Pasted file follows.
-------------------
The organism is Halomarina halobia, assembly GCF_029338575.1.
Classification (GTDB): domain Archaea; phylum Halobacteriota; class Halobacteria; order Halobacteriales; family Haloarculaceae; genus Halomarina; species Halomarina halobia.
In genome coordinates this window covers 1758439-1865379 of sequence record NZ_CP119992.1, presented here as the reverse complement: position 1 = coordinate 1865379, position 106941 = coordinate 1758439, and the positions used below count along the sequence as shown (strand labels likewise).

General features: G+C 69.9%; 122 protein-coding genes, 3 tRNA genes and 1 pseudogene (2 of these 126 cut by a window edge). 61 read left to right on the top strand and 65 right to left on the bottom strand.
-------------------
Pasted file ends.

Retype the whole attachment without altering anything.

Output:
The organism is Halomarina halobia, assembly GCF_029338575.1.
Classification (GTDB): domain Archaea; phylum Halobacteriota; class Halobacteria; order Halobacteriales; family Haloarculaceae; genus Halomarina; species Halomarina halobia.
In genome coordinates this window covers 1758439-1865379 of sequence record NZ_CP119992.1, presented here as the reverse complement: position 1 = coordinate 1865379, position 106941 = coordinate 1758439, and the positions used below count along the sequence as shown (strand labels likewise).

General features: G+C 69.9%; 122 protein-coding genes, 3 tRNA genes and 1 pseudogene (2 of these 126 cut by a window edge). 61 read left to right on the top strand and 65 right to left on the bottom strand.